If the early afternoon commuters blasting by on Five Mile Road could hear the music being played inside Naomi Wilson’s little Victorian house, they’d surely stop to listen.
Wilson is a piano teacher, and Friday three of her students are performing a recital to benefit Second Harvest of the Inland Northwest at Steinway Piano Gallery in Spokane Valley.
The benefit was Wilson’s idea, but the students embraced it.
Justin Heftel, a junior at St. George’s School, Garrison Colvin, who is home-schooled and in the Running Start program at Spokane Falls Community College, and Peter Fullmer, who attends Mt. Spokane High School, all study piano with Wilson.
Heftel said he comes from a very musical family and began taking piano lessons in kindergarten.
“I took a break from piano but missed it so much I had to get back to it,” Heftel said.
Like his friends and co-performers he has no dreams of becoming a musician.
“I also really enjoy math and science, so I want to study chemical engineering,” he said.
Colvin, who began studying with Wilson five years ago, also has engineering dreams.
“My siblings are very much into music and I like it too,” he said, “but I want to study biomedical engineering.”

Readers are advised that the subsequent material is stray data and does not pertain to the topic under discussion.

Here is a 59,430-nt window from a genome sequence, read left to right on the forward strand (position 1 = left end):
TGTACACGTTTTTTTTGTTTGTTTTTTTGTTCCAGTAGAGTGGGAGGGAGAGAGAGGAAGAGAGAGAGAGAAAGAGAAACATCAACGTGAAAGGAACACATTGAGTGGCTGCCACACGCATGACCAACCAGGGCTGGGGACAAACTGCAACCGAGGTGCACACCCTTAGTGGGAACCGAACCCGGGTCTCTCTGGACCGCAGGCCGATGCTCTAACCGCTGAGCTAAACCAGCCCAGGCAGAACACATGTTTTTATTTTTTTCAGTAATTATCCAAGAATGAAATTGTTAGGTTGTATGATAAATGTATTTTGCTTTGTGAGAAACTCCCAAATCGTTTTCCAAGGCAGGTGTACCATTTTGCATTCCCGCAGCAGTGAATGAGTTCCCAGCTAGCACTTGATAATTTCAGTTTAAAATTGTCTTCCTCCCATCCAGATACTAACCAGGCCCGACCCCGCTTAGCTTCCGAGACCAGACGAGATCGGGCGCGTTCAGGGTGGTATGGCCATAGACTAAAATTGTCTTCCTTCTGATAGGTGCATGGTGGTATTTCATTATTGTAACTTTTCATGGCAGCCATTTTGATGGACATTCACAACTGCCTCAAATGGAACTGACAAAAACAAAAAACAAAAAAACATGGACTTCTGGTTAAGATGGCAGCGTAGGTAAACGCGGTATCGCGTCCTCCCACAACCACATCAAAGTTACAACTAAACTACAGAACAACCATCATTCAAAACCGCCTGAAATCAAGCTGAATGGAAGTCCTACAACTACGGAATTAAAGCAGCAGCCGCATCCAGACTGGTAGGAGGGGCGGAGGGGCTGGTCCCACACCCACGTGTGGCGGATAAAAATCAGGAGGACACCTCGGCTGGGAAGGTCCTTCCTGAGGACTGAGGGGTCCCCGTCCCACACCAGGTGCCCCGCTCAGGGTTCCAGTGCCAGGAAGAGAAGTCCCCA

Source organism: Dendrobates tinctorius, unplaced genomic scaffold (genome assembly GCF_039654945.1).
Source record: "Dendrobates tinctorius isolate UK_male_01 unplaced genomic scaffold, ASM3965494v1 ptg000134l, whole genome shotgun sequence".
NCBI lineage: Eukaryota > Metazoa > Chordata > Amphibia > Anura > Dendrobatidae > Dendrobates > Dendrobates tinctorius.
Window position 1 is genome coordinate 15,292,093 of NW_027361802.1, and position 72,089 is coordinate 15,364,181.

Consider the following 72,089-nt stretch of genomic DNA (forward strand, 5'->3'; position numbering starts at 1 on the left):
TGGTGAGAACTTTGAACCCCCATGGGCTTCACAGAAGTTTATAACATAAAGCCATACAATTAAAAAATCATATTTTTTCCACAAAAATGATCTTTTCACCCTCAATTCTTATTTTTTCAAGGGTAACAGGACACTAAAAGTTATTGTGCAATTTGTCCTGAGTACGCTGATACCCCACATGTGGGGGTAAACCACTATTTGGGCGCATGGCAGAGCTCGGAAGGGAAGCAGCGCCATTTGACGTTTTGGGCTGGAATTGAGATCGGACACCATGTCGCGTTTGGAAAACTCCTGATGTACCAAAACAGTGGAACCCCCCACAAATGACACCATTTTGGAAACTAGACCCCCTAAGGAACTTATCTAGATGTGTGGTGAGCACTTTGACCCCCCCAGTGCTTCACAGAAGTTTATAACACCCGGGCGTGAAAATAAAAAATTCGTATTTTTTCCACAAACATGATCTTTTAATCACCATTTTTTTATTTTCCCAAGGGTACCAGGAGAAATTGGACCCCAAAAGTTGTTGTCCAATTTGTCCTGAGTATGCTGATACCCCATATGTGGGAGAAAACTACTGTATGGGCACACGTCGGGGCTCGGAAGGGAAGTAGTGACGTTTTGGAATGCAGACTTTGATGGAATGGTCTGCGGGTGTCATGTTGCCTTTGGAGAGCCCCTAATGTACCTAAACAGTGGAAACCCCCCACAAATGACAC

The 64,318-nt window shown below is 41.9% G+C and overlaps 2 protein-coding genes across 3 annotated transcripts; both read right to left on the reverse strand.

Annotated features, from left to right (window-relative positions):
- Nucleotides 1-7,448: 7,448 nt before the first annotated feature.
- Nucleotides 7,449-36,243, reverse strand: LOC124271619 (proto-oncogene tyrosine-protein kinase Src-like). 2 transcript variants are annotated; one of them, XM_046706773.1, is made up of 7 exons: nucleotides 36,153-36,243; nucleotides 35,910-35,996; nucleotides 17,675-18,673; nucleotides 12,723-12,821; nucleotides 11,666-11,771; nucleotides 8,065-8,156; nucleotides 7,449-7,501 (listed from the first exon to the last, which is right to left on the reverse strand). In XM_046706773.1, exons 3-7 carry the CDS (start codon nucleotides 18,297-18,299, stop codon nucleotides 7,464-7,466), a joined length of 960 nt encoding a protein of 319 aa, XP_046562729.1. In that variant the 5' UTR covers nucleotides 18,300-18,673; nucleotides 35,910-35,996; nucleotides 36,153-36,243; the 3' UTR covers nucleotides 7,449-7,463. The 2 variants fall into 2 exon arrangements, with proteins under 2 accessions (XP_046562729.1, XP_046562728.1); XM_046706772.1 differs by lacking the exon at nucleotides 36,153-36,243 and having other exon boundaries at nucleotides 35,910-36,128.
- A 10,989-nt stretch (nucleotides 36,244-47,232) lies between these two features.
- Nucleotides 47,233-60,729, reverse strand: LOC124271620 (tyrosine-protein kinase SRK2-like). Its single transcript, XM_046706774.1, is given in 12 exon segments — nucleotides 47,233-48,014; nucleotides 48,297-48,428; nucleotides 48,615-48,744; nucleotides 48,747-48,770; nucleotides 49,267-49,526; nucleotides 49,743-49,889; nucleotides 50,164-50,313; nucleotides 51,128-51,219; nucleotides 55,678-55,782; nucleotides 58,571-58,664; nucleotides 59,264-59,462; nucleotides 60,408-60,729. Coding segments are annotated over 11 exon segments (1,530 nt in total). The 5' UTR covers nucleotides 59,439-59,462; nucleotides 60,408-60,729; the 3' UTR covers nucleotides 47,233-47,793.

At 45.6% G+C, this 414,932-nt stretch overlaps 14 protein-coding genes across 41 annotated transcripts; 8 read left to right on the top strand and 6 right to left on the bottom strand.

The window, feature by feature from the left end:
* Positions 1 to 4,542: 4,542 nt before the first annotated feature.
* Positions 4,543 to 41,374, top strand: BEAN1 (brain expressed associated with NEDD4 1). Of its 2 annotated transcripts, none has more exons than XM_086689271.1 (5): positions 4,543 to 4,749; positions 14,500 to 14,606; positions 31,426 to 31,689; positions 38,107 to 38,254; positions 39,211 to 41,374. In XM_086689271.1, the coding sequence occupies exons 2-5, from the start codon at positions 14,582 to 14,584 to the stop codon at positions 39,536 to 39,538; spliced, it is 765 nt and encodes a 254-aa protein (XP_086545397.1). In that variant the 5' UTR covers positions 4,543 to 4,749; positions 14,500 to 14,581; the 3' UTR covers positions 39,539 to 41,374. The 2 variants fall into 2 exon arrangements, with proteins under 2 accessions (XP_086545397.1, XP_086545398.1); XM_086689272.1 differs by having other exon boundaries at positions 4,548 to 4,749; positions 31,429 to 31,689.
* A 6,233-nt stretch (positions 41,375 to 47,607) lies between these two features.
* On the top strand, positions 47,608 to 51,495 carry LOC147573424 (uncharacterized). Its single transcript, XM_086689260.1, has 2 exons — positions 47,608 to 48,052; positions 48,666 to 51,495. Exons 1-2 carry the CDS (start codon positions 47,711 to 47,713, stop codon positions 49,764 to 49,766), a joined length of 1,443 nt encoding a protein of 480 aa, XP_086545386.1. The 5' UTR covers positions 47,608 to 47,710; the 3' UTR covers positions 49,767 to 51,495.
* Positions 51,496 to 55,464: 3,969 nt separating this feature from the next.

Fullmer began playing piano when he was 5 or 6.
“What I remember most from the very beginning is not liking it. I was stubborn. I didn’t want to practice,” he said, laughing. “But I grew into it. I really enjoy playing.”
Like his two friends, Fullmer has science dreams: He would like to study orthodontics or engineering.
So is there something about musicality, science and mathematics being closely connected?
“After having taught as many years as I have, I’d say there most certainly is,” said Wilson, smiling.
Colvin, Fullmer and Heftel will perform Nikolai Rimsky-Korsakov’s “Flight of the Bumblebee” from the opera “The Tale of Tsar Saltan,” as well as pieces by Frederic Chopin, Gioachino Rossini and Ernesto Lecuona. One piece is arranged for three pianos and another for two, adding difficulty as they usually rehearse on one piano and a keyboard.
The three young musicians have promoted their event on Facebook, at school and at church, and they’ve put up fliers.
They are excited about performing, and just a little bit nervous.
During rehearsals they give each other feedback and constructive criticism, but there’s no doubt as to whom their toughest critic is:
“We are our own harshest critics,” said Colvin, “that never fails.”
Fullmer and Heftle smiled and nodded in agreement.